What are landing pages and what type work best for CPA Offers?
Types of pages for CPA Offers
We have steadily introduced you to the world of CPA marketing, and how good it is for driving leads into sales and payouts. By now, you know that to get said leads to complete your desired actions, they need to be shown your offer’s page.
Just how do you do it, though? Generally, you don’t get leads to go directly to your offer. To drive the point home, one of the most common forms of promoting CPA offers is through classic display and targeted placement ads, more commonly known as ads run by paid advertisement.
Why invest in paid advertisement when you are trying to earn money in the first place? Well, it all comes down to whether you have advertising space, or if you are on your own. When you have advertising space (such a website themed around what you want to promote) you are set up from the beginning.
What happens to most publishers is that they have to promote their offers through sites partnered with CPC advertising networks, such as the Google AdWords network and Leadimpact.com.
What you get by signing up for such networks is access to loads of sites that will be running your ads. Remember, you are promoting CPA offers, and what you really want to do is drive conversions from the impressions made on every site.
That is why you will need to run a better marketing strategy than just classic display ads, and that is exactly where landing pages come into play.
What is a landing page?
A landing page is, simply put, a minimal version of a browser window with the sole purpose to “land” somebody on a different page, hence their name.
Now, you might be appropriately remembering that the offers you will be promoting are landing pages themselves, right? Well, there is a good reason why you will be driving prospects to your offer using a landing page.
That reason is called intent. When you lure somebody into clicking on a page to check another page, you are instilling a greater sense of commitment in the actions of that somebody. When that person clicks on your landing page, they will be redirected to a new page where they will be able to get something that was promised on a previous page.
That something might be a free app, a free trial period, a gaming invitation, or the promise of a car loan. Whatever it is you are promoting in your offer, you just reflect the most basic info into your landing page with the promise of a greater reward if the visitor would just click on it!
The elements most commonly found in a landing page are the page design and message (both created around the subject of the offer), a call to action button redirecting to the offer being promoted, and a form for submitting simple info such as email addresses.
For CPA offers, there are two types of landing pages that work the most effectively depending on the type of offer that is being promoted, AND the type of product or service offered. Those two types of landing pages are:
Bridge Landing Pages
Bridge Landing Pages are the most common type of landing pages which you have probably run into today. Their popularity stems from the fact that, as a prospect, you’ll only need to click on it once to be redirected to the page or offer being promoted.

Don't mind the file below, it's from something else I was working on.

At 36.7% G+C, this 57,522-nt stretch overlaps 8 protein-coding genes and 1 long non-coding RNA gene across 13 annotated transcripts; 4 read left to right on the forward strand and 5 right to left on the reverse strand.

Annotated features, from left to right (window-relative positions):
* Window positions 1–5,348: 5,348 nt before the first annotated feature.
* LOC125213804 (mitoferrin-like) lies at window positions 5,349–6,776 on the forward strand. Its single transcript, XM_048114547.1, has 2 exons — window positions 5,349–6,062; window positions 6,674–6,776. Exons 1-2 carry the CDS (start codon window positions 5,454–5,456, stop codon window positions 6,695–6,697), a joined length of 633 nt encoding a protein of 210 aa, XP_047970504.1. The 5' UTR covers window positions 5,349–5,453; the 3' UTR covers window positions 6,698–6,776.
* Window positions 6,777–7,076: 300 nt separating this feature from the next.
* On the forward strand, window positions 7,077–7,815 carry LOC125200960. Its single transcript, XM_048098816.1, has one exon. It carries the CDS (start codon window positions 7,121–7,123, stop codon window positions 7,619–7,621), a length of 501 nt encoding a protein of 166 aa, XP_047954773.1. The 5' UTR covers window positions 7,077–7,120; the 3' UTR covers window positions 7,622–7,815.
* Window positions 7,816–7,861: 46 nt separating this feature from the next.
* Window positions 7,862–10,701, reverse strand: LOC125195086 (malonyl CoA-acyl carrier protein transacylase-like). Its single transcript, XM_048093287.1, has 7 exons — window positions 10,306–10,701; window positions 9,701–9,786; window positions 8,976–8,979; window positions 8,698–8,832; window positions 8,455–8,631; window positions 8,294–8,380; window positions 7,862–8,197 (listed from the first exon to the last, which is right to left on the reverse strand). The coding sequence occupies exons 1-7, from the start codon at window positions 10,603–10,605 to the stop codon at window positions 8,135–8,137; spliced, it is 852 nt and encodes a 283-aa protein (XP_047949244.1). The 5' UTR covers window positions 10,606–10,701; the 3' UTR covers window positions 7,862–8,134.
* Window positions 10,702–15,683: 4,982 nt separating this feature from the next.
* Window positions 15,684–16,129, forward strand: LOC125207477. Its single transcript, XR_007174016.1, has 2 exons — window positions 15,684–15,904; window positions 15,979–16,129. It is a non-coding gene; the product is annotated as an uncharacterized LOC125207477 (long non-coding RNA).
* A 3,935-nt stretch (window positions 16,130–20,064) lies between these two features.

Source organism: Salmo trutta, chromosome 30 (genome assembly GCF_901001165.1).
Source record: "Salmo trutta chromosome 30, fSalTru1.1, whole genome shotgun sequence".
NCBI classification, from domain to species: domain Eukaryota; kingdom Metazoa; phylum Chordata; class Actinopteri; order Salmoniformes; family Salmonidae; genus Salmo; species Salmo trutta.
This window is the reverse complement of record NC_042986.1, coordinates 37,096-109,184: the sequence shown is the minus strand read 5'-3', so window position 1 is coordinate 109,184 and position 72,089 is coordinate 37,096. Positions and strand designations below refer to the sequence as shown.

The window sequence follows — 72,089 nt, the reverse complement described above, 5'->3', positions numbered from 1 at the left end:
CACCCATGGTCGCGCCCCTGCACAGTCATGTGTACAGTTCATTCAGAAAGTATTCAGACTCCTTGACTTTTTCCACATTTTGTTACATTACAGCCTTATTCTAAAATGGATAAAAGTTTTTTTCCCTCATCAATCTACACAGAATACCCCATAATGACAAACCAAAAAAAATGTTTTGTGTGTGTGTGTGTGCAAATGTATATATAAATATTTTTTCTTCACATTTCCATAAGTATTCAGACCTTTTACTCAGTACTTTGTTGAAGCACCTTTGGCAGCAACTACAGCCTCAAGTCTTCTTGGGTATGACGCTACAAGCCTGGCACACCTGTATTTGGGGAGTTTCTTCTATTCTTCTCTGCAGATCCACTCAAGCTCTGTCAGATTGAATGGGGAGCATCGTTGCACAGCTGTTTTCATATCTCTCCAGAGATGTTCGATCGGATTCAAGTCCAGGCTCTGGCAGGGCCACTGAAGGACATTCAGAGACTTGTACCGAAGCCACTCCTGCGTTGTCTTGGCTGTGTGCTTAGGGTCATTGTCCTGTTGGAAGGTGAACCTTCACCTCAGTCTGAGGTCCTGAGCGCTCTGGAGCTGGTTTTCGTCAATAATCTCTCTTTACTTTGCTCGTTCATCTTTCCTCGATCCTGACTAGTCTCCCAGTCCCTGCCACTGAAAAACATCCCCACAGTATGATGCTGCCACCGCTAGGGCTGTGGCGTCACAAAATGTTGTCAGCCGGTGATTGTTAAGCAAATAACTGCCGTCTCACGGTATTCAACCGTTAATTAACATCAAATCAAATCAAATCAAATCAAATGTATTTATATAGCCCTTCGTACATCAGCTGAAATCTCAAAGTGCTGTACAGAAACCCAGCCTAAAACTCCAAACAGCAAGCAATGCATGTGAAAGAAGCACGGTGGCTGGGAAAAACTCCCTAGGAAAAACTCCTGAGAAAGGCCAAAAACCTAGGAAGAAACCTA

They’re also the easiest to design and implement by publishers. Their intended use is to interrupt prospects from what they’re currently doing and get them to check the landing page.
This effect is achieved through the use of attention grabbing background pictures, pictures that strongly contrast with the background color, a full, frontal spaced name for the product or service, as well as a message, or a generously sized call to action button.
You should be taking notes on this for when it’s your time to design your landing pages. All of the above have to adhere to the subject matter of your offer, as well as the individual regulations of each CPA network.
Optin Landing Pages
Optin Landing Pages are a bit different, because they do not necessarily lead your prospects to your offers by way of linking to its default landing page. Instead, they capture, or in CPA terms, “acquire” prospects by getting them to register their contact information.
Most often, and depending of the type of offer and product delivered, this information is limited to email addresses, although sometimes other kinds of info such as zip codes and names are also required.
More sensible information such as credit card numbers and physical addresses are asked for in the offer’s default landing page, that is, when the lead completes the action. That kind of information is never asked for in an Optin landing page, because you don’t want to get blacklisted by the networks!
This type of landing page has two intended uses: to drive leads to an offer by way of a more engaging channel (like email) and to capture the contact info of the lead for direct marketing.
The elements found in this type of landing page is the same as the ones found in bridge landing pages, with the added form functionality. This functionality is to be integrated with the call to action button.
Those are the basic elements of a winning landing page, which you should use for your campaigns. It will entirely depend on the type of offer and the product or service that you’ll be promoting.